It seems, in other words, that the Argentine initiative does not take us all the way to an international debt workout mechanism. The US statement in explanation of vote on Tuesday rejected adoption of a statutory approach, preferring to continue with contractual approach with disputes settled in the courts of the country whose laws govern the contract. But there was no proposal for a statutory approach in the resolution.
In fact, there are several proposals for mechanisms to speed fair and effective debt workouts. Where is the expertise and balanced and representative deliberative body that could help advance from broad principles to an proposed mechanism or process? Answer: the United Nations. It has well-regarded existing expertise on international insolvency in UNCITRAL (United Nations Commission on International Trade Law). Working Group V of UNCITRAL is on Insolvency Law. It does not address sovereign insolvencies, but cross-border matters in mainly corporate bankruptcy. It could address sovereign insolvency if the General Assembly requested it to do so (informal opinion in early 2000s of Jernej Sekolec, former Secretary of the Commission, now retired). And so, after considering the broad principles to put into a framework for sovereign debt workouts during 2015, the GA could request UNCITRAL to develop proposals for how to operationalize them. Should it be through adoption of a model law that countries would then adopt into their domestic legislation (Christoph Paulus)? Or an arbitration mechanism (FTAP)? Or a mediation service (Gitlin/House)? Or something court like (Jubilee South)? UNCITRAL could be asked to study the issue and make a concrete recommendation to the GA, which could debate it in the context of a Financing for Development discussion at which all relevant stakeholders would be represented and at which governments could be represented jointly by their finance and foreign ministries.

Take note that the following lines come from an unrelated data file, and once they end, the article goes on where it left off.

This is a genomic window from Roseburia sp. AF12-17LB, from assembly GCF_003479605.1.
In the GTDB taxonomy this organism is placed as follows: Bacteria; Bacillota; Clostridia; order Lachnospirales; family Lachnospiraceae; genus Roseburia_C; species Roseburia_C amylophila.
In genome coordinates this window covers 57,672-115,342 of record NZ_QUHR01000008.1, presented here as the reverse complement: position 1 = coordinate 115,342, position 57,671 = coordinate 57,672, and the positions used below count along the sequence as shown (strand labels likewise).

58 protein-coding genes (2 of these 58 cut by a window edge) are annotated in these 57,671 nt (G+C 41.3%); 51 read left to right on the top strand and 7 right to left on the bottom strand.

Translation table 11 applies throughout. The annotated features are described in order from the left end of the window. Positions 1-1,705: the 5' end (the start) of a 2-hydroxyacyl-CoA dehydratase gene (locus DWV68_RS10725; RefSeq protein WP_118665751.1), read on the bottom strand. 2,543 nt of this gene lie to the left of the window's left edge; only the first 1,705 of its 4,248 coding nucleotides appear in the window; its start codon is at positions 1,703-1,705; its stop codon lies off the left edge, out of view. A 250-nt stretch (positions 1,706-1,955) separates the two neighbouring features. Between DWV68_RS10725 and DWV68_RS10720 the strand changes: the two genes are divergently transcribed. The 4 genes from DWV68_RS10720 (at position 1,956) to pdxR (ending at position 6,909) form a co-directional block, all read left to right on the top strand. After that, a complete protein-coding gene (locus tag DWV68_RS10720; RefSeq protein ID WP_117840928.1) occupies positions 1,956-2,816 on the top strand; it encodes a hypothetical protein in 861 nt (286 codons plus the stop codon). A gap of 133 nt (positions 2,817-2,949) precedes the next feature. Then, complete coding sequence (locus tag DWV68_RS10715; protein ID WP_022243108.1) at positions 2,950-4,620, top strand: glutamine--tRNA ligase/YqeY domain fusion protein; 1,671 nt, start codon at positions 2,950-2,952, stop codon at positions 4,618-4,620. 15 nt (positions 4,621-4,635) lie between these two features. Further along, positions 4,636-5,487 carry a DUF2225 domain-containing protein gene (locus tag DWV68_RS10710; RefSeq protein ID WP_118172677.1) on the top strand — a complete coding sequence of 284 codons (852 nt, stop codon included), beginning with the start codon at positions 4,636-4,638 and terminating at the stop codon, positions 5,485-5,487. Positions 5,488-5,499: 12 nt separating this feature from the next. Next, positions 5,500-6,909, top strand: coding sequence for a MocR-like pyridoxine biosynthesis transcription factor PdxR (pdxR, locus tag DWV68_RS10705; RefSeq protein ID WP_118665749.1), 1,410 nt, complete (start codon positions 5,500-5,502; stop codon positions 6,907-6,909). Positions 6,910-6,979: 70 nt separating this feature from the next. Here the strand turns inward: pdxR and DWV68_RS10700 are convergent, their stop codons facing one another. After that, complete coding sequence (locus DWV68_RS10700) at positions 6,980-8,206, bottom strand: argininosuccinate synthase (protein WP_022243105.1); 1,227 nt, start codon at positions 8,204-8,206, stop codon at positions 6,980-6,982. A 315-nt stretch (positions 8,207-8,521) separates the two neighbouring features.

The point is, it could be done. The international community actually did it once before, in 1907 in the Hague Treaties that agreed to settle sovereign insolvency through arbitration instead of gunboat diplomacy. More than a century later, Argentina has opened the door a crack. You can almost feel the breeze beginning to come into the room.
Julien J Studley Graduate Program in International Affairs
Milano School of International Affairs, Management, and Urban Policy,
The New School
72 Fifth Avenue, Room 624
New York, NY 10011, USA